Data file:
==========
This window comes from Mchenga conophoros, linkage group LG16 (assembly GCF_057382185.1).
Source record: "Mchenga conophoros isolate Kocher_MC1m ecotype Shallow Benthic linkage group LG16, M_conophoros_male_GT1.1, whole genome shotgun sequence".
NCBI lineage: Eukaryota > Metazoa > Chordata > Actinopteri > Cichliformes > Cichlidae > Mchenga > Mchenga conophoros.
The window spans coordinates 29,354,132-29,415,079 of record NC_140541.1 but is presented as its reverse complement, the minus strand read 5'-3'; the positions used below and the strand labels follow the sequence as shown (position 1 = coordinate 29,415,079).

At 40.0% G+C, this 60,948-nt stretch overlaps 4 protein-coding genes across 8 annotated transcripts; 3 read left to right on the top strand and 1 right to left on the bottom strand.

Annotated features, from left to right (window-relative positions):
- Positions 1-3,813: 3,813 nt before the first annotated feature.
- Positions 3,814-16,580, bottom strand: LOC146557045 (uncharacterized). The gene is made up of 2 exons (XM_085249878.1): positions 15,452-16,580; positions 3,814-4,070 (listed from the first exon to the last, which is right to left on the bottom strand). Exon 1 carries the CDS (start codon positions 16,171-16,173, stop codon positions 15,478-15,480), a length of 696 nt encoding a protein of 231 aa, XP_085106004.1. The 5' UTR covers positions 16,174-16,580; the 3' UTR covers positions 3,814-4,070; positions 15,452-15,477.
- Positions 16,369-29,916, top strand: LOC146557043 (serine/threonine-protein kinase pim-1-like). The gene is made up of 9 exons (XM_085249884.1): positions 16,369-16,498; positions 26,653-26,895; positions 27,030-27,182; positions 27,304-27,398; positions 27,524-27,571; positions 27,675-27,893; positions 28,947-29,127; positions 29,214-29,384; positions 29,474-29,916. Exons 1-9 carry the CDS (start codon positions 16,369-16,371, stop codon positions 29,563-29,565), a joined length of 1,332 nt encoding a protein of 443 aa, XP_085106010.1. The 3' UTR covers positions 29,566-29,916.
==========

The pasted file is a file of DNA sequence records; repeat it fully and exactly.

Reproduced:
This window comes from Mchenga conophoros, linkage group LG16 (assembly GCF_057382185.1).
Source record: "Mchenga conophoros isolate Kocher_MC1m ecotype Shallow Benthic linkage group LG16, M_conophoros_male_GT1.1, whole genome shotgun sequence".
NCBI lineage: Eukaryota > Metazoa > Chordata > Actinopteri > Cichliformes > Cichlidae > Mchenga > Mchenga conophoros.
The window spans coordinates 29,354,132-29,415,079 of record NC_140541.1 but is presented as its reverse complement, the minus strand read 5'-3'; the positions used below and the strand labels follow the sequence as shown (position 1 = coordinate 29,415,079).

At 40.0% G+C, this 60,948-nt stretch overlaps 4 protein-coding genes across 8 annotated transcripts; 3 read left to right on the top strand and 1 right to left on the bottom strand.

Annotated features, from left to right (window-relative positions):
- Positions 1-3,813: 3,813 nt before the first annotated feature.
- Positions 3,814-16,580, bottom strand: LOC146557045 (uncharacterized). The gene is made up of 2 exons (XM_085249878.1): positions 15,452-16,580; positions 3,814-4,070 (listed from the first exon to the last, which is right to left on the bottom strand). Exon 1 carries the CDS (start codon positions 16,171-16,173, stop codon positions 15,478-15,480), a length of 696 nt encoding a protein of 231 aa, XP_085106004.1. The 5' UTR covers positions 16,174-16,580; the 3' UTR covers positions 3,814-4,070; positions 15,452-15,477.
- Positions 16,369-29,916, top strand: LOC146557043 (serine/threonine-protein kinase pim-1-like). The gene is made up of 9 exons (XM_085249884.1): positions 16,369-16,498; positions 26,653-26,895; positions 27,030-27,182; positions 27,304-27,398; positions 27,524-27,571; positions 27,675-27,893; positions 28,947-29,127; positions 29,214-29,384; positions 29,474-29,916. Exons 1-9 carry the CDS (start codon positions 16,369-16,371, stop codon positions 29,563-29,565), a joined length of 1,332 nt encoding a protein of 443 aa, XP_085106010.1. The 3' UTR covers positions 29,566-29,916.